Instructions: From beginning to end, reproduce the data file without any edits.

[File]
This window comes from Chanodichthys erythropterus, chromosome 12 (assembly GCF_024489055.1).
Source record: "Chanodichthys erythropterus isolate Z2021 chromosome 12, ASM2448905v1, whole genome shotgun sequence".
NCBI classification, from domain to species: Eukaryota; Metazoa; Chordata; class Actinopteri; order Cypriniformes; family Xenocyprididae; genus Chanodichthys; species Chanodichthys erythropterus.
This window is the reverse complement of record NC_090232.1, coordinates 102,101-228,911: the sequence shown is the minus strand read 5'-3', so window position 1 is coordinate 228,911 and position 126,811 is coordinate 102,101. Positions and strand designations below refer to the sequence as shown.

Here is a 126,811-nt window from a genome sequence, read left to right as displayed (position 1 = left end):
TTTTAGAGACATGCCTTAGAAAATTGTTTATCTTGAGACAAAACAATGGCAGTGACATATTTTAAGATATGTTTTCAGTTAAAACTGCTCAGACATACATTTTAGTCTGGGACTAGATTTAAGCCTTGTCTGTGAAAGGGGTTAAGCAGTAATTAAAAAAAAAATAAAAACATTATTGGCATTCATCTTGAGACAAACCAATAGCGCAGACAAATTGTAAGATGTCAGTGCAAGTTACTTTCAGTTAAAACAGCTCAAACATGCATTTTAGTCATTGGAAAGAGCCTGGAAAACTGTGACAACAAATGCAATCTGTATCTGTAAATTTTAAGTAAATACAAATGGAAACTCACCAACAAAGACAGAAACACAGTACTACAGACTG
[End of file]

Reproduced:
This window comes from Chanodichthys erythropterus, chromosome 12 (assembly GCF_024489055.1).
Source record: "Chanodichthys erythropterus isolate Z2021 chromosome 12, ASM2448905v1, whole genome shotgun sequence".
NCBI classification, from domain to species: Eukaryota; Metazoa; Chordata; class Actinopteri; order Cypriniformes; family Xenocyprididae; genus Chanodichthys; species Chanodichthys erythropterus.
This window is the reverse complement of record NC_090232.1, coordinates 102,101-228,911: the sequence shown is the minus strand read 5'-3', so window position 1 is coordinate 228,911 and position 126,811 is coordinate 102,101. Positions and strand designations below refer to the sequence as shown.

Here is a 126,811-nt window from a genome sequence, read left to right as displayed (position 1 = left end):
TTTTAGAGACATGCCTTAGAAAATTGTTTATCTTGAGACAAAACAATGGCAGTGACATATTTTAAGATATGTTTTCAGTTAAAACTGCTCAGACATACATTTTAGTCTGGGACTAGATTTAAGCCTTGTCTGTGAAAGGGGTTAAGCAGTAATTAAAAAAAAAATAAAAACATTATTGGCATTCATCTTGAGACAAACCAATAGCGCAGACAAATTGTAAGATGTCAGTGCAAGTTACTTTCAGTTAAAACAGCTCAAACATGCATTTTAGTCATTGGAAAGAGCCTGGAAAACTGTGACAACAAATGCAATCTGTATCTGTAAATTTTAAGTAAATACAAATGGAAACTCACCAACAAAGACAGAAACACAGTACTACAGACTG